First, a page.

Gold closed down for the third week in a row and that after news which should have sent the shiny metal on a rocket ride.
The week ended for gold at $1,696.00, down $0.59 and silver stopped at $32.25, down $0.29 for a silver/gold ratio of 52.5.
I’d like to be able to tell you that I’m optimistic about gold prices next week but, if there’s no good reason for the selling that’s been going on the last three weeks, how can I honestly try to tell you next week will be better? The fact is even analysts at the big trading houses are stumped and grasping at straws to try and explain the softness in gold prices.
I’ve finally reached the conclusion that we are wandering into uncharted market territory where the things we “know” about how markets work may no longer apply. We’ve reached a place in market history where the traditional metrics are not reliable indicators of what the market is going to do.
The recent Federal Reserve decision to boost its current program of quantitative easing, which the rest of us call “printing money”, to a combined total of $85 billion a month should have sent the stock market soaring and boosted gold prices to a higher new level. That’s what I would have predicted a few years ago and the scary part is that back then I might have been right.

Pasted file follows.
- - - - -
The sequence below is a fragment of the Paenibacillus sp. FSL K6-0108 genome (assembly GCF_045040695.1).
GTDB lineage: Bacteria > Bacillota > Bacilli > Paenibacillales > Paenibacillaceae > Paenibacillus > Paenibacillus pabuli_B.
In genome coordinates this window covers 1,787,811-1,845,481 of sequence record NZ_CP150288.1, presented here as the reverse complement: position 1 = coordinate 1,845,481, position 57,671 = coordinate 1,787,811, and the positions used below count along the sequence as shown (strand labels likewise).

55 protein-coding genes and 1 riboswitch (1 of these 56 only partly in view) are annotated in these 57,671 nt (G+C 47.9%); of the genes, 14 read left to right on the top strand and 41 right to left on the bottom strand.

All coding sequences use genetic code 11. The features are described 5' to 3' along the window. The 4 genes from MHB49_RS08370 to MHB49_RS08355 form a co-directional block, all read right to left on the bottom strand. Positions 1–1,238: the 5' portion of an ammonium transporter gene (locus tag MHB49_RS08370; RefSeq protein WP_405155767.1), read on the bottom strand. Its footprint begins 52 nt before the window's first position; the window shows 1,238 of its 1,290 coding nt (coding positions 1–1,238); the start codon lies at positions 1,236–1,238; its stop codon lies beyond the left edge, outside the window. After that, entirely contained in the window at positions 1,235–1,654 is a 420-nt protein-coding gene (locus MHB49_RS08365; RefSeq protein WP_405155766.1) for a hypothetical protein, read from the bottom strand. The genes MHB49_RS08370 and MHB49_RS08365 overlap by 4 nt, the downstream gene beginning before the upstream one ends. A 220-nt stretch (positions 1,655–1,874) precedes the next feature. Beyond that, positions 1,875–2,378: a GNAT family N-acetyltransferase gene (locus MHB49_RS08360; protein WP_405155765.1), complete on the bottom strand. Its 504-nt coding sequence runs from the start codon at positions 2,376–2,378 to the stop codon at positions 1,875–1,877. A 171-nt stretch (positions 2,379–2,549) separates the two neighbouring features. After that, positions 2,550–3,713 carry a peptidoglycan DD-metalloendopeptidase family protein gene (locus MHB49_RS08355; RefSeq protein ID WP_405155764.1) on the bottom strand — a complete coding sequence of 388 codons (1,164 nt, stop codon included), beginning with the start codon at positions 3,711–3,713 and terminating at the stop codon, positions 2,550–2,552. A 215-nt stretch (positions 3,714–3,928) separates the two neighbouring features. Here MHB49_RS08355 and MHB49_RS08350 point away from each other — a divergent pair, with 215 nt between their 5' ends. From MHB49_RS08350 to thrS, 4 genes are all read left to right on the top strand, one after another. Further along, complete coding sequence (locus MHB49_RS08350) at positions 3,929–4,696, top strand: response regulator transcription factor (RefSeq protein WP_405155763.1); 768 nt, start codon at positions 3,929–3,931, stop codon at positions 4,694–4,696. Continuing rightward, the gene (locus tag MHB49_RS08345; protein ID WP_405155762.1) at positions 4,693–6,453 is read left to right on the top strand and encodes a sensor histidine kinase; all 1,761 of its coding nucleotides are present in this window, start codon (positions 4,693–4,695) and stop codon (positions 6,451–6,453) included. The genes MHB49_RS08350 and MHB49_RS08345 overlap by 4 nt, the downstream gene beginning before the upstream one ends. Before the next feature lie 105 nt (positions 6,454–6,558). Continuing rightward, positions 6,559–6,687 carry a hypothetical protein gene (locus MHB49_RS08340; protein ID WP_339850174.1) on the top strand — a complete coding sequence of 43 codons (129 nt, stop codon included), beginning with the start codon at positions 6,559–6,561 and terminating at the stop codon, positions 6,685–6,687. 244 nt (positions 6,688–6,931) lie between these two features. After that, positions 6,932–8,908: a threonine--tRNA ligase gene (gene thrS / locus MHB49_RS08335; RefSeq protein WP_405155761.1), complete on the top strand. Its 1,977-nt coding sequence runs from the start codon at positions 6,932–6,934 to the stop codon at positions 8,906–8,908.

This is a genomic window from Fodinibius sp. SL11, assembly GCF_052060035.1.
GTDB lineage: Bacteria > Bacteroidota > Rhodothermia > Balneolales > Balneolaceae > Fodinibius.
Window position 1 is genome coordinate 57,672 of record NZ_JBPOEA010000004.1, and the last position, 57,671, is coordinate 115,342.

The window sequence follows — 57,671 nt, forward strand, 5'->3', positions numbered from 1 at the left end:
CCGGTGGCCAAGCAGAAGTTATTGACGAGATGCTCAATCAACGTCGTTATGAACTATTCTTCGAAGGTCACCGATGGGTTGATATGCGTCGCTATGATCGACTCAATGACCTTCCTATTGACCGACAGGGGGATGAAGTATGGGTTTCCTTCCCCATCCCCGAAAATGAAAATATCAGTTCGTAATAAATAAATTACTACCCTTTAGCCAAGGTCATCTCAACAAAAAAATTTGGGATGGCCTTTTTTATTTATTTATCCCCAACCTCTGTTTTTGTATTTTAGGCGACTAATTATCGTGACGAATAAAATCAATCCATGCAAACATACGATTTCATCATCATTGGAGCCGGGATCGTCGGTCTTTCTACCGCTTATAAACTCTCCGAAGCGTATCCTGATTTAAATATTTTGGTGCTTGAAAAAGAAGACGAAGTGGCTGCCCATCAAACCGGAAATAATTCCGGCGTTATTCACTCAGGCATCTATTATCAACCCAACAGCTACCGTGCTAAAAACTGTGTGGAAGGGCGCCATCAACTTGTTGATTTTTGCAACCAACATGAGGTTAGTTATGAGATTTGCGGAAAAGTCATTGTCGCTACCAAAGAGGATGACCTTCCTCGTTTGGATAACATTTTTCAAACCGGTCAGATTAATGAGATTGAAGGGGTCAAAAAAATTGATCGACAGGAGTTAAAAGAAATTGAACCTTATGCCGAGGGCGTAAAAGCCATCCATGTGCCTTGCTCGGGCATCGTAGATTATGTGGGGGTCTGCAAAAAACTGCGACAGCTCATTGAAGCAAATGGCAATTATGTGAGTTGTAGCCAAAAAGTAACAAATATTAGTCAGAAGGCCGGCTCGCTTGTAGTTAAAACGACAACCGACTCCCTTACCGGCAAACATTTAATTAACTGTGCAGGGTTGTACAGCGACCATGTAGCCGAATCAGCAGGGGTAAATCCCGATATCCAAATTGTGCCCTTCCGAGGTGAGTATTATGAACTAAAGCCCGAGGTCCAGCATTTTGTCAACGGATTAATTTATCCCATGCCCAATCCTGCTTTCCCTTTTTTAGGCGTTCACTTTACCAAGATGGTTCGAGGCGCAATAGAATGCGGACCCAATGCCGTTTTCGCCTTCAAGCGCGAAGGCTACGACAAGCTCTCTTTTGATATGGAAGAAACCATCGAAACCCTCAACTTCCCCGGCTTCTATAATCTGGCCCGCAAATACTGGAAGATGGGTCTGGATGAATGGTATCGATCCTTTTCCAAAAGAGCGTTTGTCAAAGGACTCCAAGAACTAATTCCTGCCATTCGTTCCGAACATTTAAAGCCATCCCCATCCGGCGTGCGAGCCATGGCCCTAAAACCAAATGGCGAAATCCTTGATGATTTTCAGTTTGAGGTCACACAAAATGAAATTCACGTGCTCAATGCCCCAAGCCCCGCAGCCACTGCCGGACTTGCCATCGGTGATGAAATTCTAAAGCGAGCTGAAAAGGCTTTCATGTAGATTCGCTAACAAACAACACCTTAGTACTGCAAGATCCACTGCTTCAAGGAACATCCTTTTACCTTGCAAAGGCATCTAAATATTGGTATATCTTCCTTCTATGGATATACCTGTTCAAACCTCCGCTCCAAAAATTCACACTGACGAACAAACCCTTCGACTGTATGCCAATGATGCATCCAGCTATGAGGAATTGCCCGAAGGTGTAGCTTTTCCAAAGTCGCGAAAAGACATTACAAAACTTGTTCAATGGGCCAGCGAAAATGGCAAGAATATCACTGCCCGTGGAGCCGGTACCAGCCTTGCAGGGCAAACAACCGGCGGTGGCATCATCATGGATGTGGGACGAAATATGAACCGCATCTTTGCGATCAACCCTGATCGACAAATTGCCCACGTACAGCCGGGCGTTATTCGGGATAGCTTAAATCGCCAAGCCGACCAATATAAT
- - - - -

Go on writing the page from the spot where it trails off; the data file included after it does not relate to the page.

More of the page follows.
When central banks start making money out of thin air that should put upward pressure on commodities hard assets in general. We should be seeing gold prices continue higher, along with industrial metals like platinum, palladium and copper. Instead the stock market closed lower, gold prices have sagged and industrial metals are sideways to down and that is definitely not good.
Markets are no longer behaving predictably, leading people like Chris Martenson at Peak Prosperity to suggest the markets are broken. Most of you know I take that one step farther to suggest that the markets are not merely broken, they are rigged in favor of a few big players at the top.
Rigged or not, the markets cannot defy gravity indefinitely; there will be a day of accounting. Sooner or later the currency bubble will pop and inflation will slap us upside our economic head. That’s why I’m maintaining my strategy of small purchases of gold and silver on the price dips.
When the day of inflation reckoning finally arrives, I want at least part of my assets in something solid.
Chris Poindexter, Senior Writer, National Gold Group, Inc
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